Get acquainted with foam rolling.
There are still plenty of good reasons to stretch every day, but when it comes to staving off soreness, your best bet is to massage your tired muscles with a foam roller. “Static stretching is fine as a cool-down, but studies show that myofascial release—or foam rolling—is the most effective thing you can do for muscle soreness,” Michaels says. Not sure how to use a foam roller? Do a YouTube search for “foam rolling quads”—or whichever muscle group you just worked—and you’ll find loads of helpful tutorials.
Forget the chocolate milk or sugary sports drinks; plain old water will do the trick. “Honestly, just hydrate,” Michaels says. “If you want to get fancy with it, take a branched-chain amino acid supplement, which helps the muscles rebuild and recover.” You can also mix in coconut water to replenish your electrolytes, or add 2 grams of ginger root, which may slow the progression of muscle soreness. (Ginger chews work, too!)
Skip the pain relievers.
Assuming you didn’t pull a muscle or twist an ankle, a little bit of post-workout soreness is actually a good sign. Exercise causes micro-tears in your muscles, and the healing process is what helps you build stronger muscles. Non-steroidal anti-inflammatory drugs (NSAIDs) may take the edge off your soreness, but Michaels notes that they do so by inhibiting parts of the healing process, so avoid them unless you're in agony.
Eat a balanced diet.
Protein gets all the love, but all three macronutrients—protein, fat, and carbs—play a vital role in muscle recovery, so be wary of strict diets that drastically cut any of the three. “They all have very specific and different functions that are necessary not just for recovery, but for optimal health overall,” says Michaels. For example, omega-3 fatty acids—the healthy fats found in walnuts, avocados and salmon—have been proven to reduce soreness after exercise. “A clean diet is going to be the most powerful thing for reducing inflammation,” Michaels says.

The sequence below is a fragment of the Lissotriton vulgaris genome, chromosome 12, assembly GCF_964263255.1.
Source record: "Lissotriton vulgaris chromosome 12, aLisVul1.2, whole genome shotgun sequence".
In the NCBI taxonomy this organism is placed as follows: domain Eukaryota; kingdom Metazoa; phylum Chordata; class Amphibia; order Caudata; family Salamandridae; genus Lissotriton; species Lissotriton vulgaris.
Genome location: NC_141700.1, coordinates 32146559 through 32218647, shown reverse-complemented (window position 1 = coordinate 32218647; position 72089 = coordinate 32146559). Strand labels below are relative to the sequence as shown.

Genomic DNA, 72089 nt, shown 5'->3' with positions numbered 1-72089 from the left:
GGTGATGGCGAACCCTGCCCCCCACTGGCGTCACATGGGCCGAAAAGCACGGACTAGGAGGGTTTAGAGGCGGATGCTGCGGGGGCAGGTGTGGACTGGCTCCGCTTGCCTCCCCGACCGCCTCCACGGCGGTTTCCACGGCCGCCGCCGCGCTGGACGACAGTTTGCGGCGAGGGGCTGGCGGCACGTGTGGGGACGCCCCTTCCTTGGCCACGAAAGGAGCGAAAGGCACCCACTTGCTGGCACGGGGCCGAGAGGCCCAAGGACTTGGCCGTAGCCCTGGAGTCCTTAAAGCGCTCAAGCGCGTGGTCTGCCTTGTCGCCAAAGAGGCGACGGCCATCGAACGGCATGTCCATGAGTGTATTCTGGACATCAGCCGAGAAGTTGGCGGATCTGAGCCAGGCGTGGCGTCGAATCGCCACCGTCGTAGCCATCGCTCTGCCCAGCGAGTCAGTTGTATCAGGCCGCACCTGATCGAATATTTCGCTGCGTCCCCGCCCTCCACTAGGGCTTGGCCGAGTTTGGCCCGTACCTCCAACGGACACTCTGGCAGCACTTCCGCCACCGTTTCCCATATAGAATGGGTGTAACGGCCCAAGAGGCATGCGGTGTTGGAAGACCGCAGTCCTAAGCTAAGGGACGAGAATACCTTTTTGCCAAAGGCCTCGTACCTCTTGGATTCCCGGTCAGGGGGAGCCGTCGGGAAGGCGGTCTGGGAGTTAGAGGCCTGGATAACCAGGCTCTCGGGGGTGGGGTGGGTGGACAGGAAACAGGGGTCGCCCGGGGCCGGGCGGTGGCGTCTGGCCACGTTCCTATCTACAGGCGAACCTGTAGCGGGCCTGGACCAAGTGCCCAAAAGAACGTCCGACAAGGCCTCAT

Build R&R into your routine.
“Think of exercise as the architect and recovery as the builder,” Michaels says. Here’s her ideal schedule for giving each muscle group adequate time to recover:
MONDAY: Work your “push” muscles, which include your chest, quads, triceps, and shoulders.
TUESDAY: Work your “pull” muscles: your back, biceps, and hamstrings.
WEDNESDAY: Do light cardio, or take the day off.
THURSDAY: Work push muscles.
FRIDAY: Work pull muscles.
SATURDAY/SUNDAY: Do light cardio one day and rest the other.
Following this game plan gives each muscle group two days to recover before you train it again. “That, to me, is an ideal way of hitting the gym five times a week, training your muscles without over-training them, and prioritising your recovery,” Michaels says.
Don’t underestimate sleep.
Your sleep habits can affect just about every aspect of your health, and muscle recovery is no exception. “It’s extremely important to prioritize sleep,” Michaels says. In fact, she adds, if skipping your workout one morning means you’ll be able to get a full eight hours, go ahead and choose the extra zzz’s. (Sleeping through your workouts shouldn’t become a habit, though.)
Keep moving if you can.
Even if you’re tempted to collapse on the couch after a workout, try to stay active. “If you can move around and keep the blood flowing through your muscles, it’s going to be better for a speedier recovery,” Michaels says. But if the only time you can squeeze in a workout is right before your morning commute or right before bedtime, you may not really have a choice—and that’s okay too. Even if you’re not recovering as fast as possible, you still got in a workout, and that’s what counts.
“What’s realistic is not always ideal, and what’s ideal is not always realistic,” Michaels says. “Incorporate what you can, and don’t feel bad about what you can’t.”